Mike Myers’ directorial debut, the documentary “Supermensch: The Legend of Shep Gordon,” is the story of one of Hollywood’s most famous talent managers. As portrayed in the film, which made its New York premiere Thursday at MoMA, Gordon nurtured the careers of Alice Cooper, Teddy Pendergrass, Anne Murray and many others, and also found time to befriend the Dalai Lama, romance untold number of women, and create the concept of the celebrity chef, while still managing to be such a stand-up guy that even paparazzi photographers would back off if he asked them to. After 20 years of begging, Gordon finally relented and allowed Myers to make a film about him, because, above all else, these days Gordon is a frustrated golfer.

“I started to feel a little sorry for myself. I wasn’t getting invited to celebrity golf tournaments,” he said at the premiere as Myers burst into copious laughter. “I called up Mike and said, ‘This is going to sound a little trite, but I want to get invited to celebrity golf tournaments! Maybe we should do this.’”

Myers, who has known Gordon since he visited the set of 1991’s “Wayne World” and haggled over which Alice Cooper song Myers could license for the film, was happy to oblige.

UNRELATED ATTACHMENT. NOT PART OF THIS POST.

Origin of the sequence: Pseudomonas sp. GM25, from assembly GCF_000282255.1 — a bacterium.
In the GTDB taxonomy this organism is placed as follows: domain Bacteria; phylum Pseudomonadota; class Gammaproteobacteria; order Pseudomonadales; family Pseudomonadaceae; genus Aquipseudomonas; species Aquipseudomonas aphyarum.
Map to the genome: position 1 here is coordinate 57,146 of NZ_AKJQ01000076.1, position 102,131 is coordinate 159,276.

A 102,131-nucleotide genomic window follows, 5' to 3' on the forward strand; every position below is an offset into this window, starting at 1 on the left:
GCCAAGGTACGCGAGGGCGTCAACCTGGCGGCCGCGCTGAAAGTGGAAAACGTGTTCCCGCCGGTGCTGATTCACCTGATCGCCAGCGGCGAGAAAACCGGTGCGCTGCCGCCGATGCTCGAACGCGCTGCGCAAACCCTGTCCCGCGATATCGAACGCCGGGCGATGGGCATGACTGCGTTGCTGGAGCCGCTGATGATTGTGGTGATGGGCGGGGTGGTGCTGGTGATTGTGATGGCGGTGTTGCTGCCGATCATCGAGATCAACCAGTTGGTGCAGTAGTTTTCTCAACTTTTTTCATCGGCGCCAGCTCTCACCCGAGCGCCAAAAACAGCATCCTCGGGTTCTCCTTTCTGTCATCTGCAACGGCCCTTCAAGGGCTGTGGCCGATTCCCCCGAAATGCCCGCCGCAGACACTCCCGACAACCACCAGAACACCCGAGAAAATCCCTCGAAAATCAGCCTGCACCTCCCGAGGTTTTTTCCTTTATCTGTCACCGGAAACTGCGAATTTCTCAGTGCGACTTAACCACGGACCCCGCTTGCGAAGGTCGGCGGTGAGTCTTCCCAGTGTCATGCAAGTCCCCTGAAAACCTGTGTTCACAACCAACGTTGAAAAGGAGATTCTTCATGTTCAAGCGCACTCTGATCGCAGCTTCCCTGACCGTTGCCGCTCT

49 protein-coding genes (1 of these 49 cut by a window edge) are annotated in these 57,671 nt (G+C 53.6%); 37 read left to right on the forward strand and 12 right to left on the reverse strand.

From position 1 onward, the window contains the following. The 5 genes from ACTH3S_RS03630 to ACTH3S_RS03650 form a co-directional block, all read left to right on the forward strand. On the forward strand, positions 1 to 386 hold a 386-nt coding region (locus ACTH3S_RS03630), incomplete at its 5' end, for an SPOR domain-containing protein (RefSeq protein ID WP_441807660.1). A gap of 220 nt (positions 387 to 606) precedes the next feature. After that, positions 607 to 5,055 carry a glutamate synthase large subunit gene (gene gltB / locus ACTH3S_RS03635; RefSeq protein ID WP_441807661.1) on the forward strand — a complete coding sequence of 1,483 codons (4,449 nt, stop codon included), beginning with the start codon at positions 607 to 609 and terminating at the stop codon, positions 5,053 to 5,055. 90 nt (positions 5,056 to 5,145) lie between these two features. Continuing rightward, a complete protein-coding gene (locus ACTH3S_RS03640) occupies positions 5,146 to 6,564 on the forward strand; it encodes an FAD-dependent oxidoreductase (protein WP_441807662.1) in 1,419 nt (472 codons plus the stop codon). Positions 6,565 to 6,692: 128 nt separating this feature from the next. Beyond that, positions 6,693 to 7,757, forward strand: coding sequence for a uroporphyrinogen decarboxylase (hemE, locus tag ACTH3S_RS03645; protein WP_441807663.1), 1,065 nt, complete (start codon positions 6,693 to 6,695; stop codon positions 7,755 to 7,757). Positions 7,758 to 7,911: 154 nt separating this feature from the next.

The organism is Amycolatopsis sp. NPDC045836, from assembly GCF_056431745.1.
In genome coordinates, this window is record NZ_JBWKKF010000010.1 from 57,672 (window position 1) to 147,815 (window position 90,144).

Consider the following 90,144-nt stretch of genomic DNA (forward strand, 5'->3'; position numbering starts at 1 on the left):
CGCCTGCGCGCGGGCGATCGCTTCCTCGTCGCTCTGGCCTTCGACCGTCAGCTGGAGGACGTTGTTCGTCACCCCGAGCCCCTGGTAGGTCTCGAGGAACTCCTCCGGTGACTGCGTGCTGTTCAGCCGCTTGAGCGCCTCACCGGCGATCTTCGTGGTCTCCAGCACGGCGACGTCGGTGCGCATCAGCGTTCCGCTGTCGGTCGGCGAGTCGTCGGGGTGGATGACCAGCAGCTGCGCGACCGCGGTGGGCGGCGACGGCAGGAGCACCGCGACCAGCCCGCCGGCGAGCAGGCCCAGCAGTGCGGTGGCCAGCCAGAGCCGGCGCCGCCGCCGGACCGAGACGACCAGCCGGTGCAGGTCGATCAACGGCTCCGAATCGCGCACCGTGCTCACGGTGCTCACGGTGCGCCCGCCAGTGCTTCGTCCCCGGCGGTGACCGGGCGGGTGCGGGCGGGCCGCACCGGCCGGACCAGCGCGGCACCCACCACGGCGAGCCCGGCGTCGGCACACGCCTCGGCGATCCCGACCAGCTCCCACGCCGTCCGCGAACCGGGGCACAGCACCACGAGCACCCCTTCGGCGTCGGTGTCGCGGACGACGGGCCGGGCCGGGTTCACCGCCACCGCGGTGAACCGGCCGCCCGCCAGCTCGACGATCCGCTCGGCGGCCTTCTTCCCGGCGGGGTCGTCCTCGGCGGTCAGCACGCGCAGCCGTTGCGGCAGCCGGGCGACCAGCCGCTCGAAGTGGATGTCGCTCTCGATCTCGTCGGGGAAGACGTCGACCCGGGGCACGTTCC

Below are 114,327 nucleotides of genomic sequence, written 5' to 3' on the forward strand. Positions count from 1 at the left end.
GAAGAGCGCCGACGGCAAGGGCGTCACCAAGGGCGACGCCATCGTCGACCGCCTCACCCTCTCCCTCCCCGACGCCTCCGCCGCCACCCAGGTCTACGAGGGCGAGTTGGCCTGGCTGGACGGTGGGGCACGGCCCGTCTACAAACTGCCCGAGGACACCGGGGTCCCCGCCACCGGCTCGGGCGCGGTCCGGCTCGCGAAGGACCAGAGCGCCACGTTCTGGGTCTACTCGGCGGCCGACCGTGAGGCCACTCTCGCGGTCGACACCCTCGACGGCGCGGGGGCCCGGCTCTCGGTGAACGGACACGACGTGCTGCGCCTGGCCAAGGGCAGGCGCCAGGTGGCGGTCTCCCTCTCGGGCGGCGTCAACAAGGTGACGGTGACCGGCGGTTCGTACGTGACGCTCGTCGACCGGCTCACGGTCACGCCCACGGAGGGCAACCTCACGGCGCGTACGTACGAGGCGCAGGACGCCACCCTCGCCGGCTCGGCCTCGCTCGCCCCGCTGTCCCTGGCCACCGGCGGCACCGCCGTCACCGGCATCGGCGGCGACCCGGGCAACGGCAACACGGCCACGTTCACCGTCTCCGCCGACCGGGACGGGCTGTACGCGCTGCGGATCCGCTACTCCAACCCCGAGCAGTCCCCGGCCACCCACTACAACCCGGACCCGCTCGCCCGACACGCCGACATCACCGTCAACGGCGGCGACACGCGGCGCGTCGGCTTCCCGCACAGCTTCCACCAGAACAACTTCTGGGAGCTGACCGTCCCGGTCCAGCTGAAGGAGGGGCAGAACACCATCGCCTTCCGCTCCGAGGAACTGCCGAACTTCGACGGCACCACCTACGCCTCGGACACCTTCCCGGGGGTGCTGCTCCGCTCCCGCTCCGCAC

“Finally, this beautiful man allowed me to make a film about him,” Myers said. “He protects artists, and he loves artists. And he never gave up being an artist and he never gave up being a fan and he never gave up being a human being. There’s a way to make a lovely living and still maintain your humanity.”

In “Supermensch,” Gordon is portrayed as partly a Zelig-like figure who happened to be at the right place and the right time, meeting Janis Joplin and Jimi Hendrix within a day of moving to Los Angeles, and partly as wheeler and dealer that specialized in making everyone around him happy, from his clients to friends like Michael Douglas and Sylvester Stallone.

At the afterparty, which was held at The Wayfarer and attended by Radius-TWC’s Tom Quinn and Jason Janego, Kyle MachLachlan, Gina Gershon, Anthony Bourdain and Michael Stipe, Variety asked Gordon if he recognized the version of himself audiences saw onscreen.

“I do,” he said. “But it’s Mike’s vision of me, more than my vision of me.”

(Pictured: Shep Gordon and Mike Myers at the New York premiere of “Supermensch: The Legend Of Shep Gordon”)